I was encouraged by a friend to do nothing for 15 minutes.
Not nothing (while I watched TV).
Not nothing (while I listened to music).
Not nothing (while I played on my phone).
Nothing. Absolutely. Nothing.
So I sat at my kitchen table. First minute was easy. Second minute was a little uncomfortable. Third minute, I was thinking of all the jobs that I absolutely had to do now (all of which could have waited). Forth minute, I was done with doing nothing and left my table stating to myself that I “had stuff to do”.
‘Nothing’ is quite hard to do. ‘Nothing’ is hugely more difficult than ‘everything’. People have a great ability to get faster, busier, more productive and more streamlined. There are books and seminars flooding in about ‘do these 5 things that make you better’. But on reflection, maybe ‘nothing’ is the new streamlined. In a world that is speeding up, maybe we need to slow down. ‘Nothing’ allows you to just be yourself. No pressures. No pulls on your time. No thinking. It allows you to re-fresh and re-group and just to re-be who you are; to re-connect with you.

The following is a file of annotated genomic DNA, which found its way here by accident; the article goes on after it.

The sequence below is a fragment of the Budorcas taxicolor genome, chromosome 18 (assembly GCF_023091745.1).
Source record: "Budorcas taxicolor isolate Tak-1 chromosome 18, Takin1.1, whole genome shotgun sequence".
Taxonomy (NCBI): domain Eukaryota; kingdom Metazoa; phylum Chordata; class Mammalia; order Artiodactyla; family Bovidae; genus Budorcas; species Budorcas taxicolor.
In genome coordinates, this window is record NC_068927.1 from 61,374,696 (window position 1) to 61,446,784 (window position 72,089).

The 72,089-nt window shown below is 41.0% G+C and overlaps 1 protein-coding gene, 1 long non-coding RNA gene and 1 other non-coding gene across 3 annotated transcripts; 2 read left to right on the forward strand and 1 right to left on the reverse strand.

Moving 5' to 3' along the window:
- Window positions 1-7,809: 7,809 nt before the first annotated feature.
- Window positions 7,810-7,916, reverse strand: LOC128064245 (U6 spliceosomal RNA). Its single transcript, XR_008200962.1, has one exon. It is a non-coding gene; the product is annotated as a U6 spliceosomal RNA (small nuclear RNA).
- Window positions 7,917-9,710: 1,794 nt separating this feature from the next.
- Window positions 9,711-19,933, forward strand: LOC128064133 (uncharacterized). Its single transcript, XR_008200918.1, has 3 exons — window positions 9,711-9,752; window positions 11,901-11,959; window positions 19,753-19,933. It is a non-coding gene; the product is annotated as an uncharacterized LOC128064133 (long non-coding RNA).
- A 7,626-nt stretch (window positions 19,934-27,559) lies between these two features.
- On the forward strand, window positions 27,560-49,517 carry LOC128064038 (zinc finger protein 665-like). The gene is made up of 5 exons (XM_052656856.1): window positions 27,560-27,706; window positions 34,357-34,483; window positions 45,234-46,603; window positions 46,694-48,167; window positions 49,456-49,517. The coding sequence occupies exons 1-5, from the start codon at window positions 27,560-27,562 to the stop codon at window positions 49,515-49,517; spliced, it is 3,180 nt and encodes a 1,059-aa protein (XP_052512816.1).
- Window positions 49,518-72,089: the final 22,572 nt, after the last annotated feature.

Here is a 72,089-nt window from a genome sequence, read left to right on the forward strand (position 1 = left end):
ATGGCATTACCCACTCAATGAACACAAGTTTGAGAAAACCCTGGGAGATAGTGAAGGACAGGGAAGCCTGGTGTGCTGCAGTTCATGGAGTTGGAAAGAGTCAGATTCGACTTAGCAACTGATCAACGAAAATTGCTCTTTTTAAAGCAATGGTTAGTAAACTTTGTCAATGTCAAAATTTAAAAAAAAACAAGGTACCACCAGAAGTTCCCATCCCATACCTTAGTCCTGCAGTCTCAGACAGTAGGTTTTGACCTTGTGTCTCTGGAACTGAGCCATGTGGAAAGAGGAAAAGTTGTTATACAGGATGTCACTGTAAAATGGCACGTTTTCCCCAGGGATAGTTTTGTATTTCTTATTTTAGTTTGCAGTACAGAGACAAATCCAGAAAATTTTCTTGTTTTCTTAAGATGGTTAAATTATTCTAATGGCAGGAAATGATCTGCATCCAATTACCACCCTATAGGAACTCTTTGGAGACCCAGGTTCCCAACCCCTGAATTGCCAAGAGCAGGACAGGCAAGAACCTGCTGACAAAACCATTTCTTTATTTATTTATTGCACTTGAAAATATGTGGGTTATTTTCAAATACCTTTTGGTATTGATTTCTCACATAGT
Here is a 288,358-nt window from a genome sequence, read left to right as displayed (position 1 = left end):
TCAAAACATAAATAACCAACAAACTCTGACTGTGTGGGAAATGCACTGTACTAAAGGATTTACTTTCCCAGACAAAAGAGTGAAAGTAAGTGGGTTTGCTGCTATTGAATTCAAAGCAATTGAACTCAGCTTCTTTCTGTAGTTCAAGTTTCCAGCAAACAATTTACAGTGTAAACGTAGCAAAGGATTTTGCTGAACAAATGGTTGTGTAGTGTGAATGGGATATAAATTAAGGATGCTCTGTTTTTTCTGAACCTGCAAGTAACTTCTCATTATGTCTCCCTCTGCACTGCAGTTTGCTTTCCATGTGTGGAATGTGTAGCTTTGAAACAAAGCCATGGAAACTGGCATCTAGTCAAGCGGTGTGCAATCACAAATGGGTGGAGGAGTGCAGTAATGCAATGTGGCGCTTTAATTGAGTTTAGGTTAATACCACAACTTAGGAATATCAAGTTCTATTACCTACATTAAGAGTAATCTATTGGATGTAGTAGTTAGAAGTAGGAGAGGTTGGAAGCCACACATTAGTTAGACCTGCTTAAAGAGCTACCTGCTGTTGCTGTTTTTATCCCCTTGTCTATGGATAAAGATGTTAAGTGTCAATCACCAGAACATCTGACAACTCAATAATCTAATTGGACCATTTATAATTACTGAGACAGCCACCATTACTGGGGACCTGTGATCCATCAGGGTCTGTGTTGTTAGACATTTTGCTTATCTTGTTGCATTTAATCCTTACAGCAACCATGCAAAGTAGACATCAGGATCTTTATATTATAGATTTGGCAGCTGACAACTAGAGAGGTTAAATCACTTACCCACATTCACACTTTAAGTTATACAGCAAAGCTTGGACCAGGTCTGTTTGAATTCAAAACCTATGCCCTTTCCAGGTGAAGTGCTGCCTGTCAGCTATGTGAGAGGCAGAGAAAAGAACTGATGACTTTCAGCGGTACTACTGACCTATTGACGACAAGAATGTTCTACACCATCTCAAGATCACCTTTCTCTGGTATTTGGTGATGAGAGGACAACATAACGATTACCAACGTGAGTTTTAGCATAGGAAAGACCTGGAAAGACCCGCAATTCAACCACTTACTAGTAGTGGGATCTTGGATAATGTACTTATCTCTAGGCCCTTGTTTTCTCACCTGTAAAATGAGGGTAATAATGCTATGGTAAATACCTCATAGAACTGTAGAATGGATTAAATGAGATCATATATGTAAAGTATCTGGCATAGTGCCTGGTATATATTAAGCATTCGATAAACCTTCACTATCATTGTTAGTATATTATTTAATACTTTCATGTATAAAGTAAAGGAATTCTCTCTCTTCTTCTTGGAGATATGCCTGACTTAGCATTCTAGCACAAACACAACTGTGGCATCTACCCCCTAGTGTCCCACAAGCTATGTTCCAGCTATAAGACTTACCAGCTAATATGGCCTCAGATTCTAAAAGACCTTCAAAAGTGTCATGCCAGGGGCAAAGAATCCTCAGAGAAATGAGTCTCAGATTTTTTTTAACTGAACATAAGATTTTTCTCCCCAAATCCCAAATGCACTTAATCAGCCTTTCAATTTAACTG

“In an age of constant movement, nothing is more urgent than sitting still”. (Iyer, 2014)
I tried, over the coming weeks to sit still and do ‘nothing’ and it became the easiest, most liberating activity of my week. And has been ever since. Just 10 minutes of ‘nothing’ a day allows me to give my best to my wife, my children and all who are involved in my everyday. I have now become one of those men that I once looked at with confusion; sitting in a coffee bar, without a phone or book in hand, just sitting with a coffee. Seemingly doing nothing. But actually doing everything.
Much love. Rob.
Iyer, Pico. (2014). ‘The Art of Stillness’.